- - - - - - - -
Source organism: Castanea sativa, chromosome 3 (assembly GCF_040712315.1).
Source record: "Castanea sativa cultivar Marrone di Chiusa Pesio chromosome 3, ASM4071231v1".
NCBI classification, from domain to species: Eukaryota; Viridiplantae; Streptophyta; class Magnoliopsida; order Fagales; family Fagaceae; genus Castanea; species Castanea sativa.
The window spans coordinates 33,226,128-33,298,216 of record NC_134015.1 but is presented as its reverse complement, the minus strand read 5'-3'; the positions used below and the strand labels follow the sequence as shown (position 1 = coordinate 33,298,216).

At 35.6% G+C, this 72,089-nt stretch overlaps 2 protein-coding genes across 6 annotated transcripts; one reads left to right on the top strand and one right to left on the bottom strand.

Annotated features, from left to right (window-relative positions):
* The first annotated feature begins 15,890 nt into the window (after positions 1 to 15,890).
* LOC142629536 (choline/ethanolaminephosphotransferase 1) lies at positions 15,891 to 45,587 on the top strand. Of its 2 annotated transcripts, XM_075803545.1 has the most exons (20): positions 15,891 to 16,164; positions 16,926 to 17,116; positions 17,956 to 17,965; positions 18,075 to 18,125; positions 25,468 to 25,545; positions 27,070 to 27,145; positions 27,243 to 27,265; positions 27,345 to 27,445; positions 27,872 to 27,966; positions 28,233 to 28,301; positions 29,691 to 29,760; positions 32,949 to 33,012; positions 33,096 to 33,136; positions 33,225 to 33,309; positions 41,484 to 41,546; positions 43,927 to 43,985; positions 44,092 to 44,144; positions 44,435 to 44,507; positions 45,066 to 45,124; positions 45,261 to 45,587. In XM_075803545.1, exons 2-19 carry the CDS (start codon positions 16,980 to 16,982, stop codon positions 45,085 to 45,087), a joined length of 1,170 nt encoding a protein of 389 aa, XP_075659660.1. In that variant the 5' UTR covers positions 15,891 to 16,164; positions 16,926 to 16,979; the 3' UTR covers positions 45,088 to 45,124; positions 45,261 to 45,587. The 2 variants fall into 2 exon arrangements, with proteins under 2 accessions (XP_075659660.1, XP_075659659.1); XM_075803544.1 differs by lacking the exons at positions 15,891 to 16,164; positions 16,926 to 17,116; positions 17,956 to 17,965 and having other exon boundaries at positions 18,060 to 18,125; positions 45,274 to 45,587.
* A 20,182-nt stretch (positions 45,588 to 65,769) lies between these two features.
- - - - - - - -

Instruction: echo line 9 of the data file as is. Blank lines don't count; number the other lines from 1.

* A 20,182-nt stretch (positions 45,588 to 65,769) lies between these two features.